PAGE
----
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8 Books You Should Read Before Watching The Movies/Shows

James Bond. Harry Potter. Katniss Everdeen. Elizabeth Bennet. There is a high chance that we have probably watched at least one of the media adaptations featuring these four iconic literary characters.



Filmmakers are particularly fond of making movies based on books because they tend to earn more at box offices as well as act as boost sales in the publishing industry. Personally, I prefer to read books before watching movies or shows due to a few reasons. Firstly, the description is richer and more personal. Secondly, I get to imagine the characters as they are before someone famous plays them.

 

Book on a window still

Here are 8 books of various genres that I have enjoyed reading before watching their respective film and television adaptations. 

 

 

Genre: Non-fiction

1. Lion: A Long Way Home by Saroo Brierley

At the age of 5, Saroo Brierley was tragically separated from his family in Khandwa, India when he was lost in a train station. He was later taken to an orphanage in Calcutta and ended up being adopted by John and Sue Brierley, a couple from Australia.

 

Lion book for reading before tv

 

Though Saroo appears to have “moved on” twenty years later, he still finds it difficult to not think about what truly happened in the past. Faced with only his memory, he decided to use Google Earth to track down his real hometown and his family members. Upon confirming the location, he decided to return to India.

 

I cried when I finished reading the book. It was particularly eye-opening to read about his childhood in India. Moreover, how he coped with his second chapter in Australia. I highly recommend you to read the book first before watching the movie starring Dev Patel and Nicole Kidman.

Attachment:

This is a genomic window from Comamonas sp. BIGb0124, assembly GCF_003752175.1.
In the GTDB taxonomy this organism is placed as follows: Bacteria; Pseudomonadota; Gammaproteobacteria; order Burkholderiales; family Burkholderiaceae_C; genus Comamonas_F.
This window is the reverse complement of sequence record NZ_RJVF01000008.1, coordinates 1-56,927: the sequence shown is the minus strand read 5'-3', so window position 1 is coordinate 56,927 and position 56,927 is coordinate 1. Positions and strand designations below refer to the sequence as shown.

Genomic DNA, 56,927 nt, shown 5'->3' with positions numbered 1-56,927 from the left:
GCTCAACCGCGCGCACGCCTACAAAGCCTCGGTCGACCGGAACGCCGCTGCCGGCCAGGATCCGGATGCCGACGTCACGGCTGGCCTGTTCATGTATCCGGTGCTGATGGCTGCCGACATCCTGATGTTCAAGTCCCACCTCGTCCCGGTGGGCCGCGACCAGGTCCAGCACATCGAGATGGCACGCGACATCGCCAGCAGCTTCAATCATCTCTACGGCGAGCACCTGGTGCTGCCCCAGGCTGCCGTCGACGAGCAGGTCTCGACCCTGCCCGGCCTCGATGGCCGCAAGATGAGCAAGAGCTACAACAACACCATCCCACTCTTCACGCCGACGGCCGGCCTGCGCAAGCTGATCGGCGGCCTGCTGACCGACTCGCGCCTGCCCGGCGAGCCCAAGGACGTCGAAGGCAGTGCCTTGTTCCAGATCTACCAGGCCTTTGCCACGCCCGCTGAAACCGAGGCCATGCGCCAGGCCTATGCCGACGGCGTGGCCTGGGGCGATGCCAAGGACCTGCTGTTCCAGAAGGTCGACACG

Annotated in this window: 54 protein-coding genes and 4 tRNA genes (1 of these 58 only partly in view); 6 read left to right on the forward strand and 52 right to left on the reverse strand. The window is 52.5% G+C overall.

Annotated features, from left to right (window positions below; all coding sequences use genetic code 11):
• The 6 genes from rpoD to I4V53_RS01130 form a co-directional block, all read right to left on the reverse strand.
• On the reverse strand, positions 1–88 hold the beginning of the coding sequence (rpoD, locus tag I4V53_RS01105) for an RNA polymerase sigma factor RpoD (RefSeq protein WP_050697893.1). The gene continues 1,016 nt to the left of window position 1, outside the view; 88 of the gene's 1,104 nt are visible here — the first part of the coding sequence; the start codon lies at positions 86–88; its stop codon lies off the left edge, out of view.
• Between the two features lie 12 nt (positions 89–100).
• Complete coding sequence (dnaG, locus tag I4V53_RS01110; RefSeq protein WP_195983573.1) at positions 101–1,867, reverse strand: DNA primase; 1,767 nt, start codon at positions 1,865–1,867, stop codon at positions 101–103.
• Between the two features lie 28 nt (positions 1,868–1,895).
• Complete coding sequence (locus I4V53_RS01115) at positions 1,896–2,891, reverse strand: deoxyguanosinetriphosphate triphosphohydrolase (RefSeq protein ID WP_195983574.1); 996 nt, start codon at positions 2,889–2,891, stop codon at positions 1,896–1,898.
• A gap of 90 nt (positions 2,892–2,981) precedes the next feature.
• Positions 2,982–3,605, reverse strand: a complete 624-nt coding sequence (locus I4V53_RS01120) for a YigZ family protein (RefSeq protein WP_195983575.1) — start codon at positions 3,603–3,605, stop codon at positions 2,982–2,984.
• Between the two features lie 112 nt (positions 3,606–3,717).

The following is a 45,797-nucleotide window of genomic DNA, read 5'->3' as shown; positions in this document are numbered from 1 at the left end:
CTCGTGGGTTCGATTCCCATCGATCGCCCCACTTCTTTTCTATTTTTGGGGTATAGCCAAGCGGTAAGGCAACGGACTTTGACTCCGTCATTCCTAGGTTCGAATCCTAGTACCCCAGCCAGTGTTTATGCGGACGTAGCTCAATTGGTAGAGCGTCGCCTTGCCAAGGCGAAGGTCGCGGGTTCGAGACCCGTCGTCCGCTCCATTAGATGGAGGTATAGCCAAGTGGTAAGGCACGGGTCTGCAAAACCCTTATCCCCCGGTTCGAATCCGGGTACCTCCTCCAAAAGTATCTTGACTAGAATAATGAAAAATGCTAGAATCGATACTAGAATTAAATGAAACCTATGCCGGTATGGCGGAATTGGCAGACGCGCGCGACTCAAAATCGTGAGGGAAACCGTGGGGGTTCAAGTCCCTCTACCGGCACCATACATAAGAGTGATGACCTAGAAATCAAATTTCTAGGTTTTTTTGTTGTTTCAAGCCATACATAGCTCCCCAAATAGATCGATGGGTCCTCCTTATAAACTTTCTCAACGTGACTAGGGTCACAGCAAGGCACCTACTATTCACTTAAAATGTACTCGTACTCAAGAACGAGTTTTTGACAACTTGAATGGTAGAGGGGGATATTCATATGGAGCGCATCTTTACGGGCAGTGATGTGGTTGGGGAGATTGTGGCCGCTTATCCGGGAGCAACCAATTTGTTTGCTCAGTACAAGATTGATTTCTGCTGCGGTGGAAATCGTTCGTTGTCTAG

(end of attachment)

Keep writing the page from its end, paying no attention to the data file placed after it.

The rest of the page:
2. Sully: My Search for What Really Matters by Chesley “Sully” Sullenberger and Jeffrey Zaslow

On January 15, 2009, pilot captain Sully Sullenberger and his first officer, Jeffrey Skiles miraculously landed US Airways Flight 1549 in the Hudson River after the plane suffered from engine failure following a bird strike. All 155 people on board survived the emergency water landing. 

 

 

Written through the lens of Captain Sully, this is an inspiring autobiography that allows us to see both the professional (his career in the military and aviation industry) and personal side (his role as a son, husband, and father) of a national hero. You also get to read what truly happened during that fateful day and how those who were on the plane (including himself) cope with post-traumatic stress disorder.

 

Reading the book first will certainly set you in the right mood to watch the movie starring Tom Hanks and Aaron Eckhart. You will be letting out a sigh of relief knowing that everyone survived eventually.

 

 

Genre: Fantasy fiction

3. The Hobbit by J.R.R. Tolkien

Get ready to be transported to the land of Middle Earth! You will be joined by Bilbo Baggins, a timid hobbit alongside Thorin Oakenshield, and a group of dwarfs. Moreover, Gandalf, the wizard to retrieve the stolen treasure from the dragon, Smaug in the Lonely Mountain.

 

The hobbit book for movie and book

 

Equally packed with action, character growth, and peculiar characters, The Hobbit will bewitch you as you read through the chapters. If you have watched The Lord of The Rings, you might want to check out this book. This is the prequel to the amazing saga. The Hobbit is where the One Ring first appeared and (minor spoiler alert), one of the characters gained the power of invisibility by wearing it.

 

As the movies are filmed in a trilogy, it would be great to read this book first (it has only 310 pages) before you binge-watch the movies (featuring Martin Freeman as Bilbo Baggins)!

 

4. Charlie and the Chocolate Factory by Road Dahl 

Imaginative, creative, poignant, this story is a treat for chocolate lovers! The story centers on Charlie Bucket, a poor eleven-year-old who lives with his big family, and Willy Wonka, an eccentric inventor who owns a chocolate factory.

 

After years of closing the chocolate factory from the public, Wonka decided to invite 5 kids who have won the Golden Tickets in five Wonka Chocolate Bars to his factory. After a dramatic opportunity to buy a chocolate bar, Charlie became the last winner of the Golden Ticket! Together with his Granpa Joe, they joined the remaining winners of the Golden Ticket- Augustus Gloop, Veruca Salt, Violet Beauregarde, Mike Teavee to embark on a magical adventure!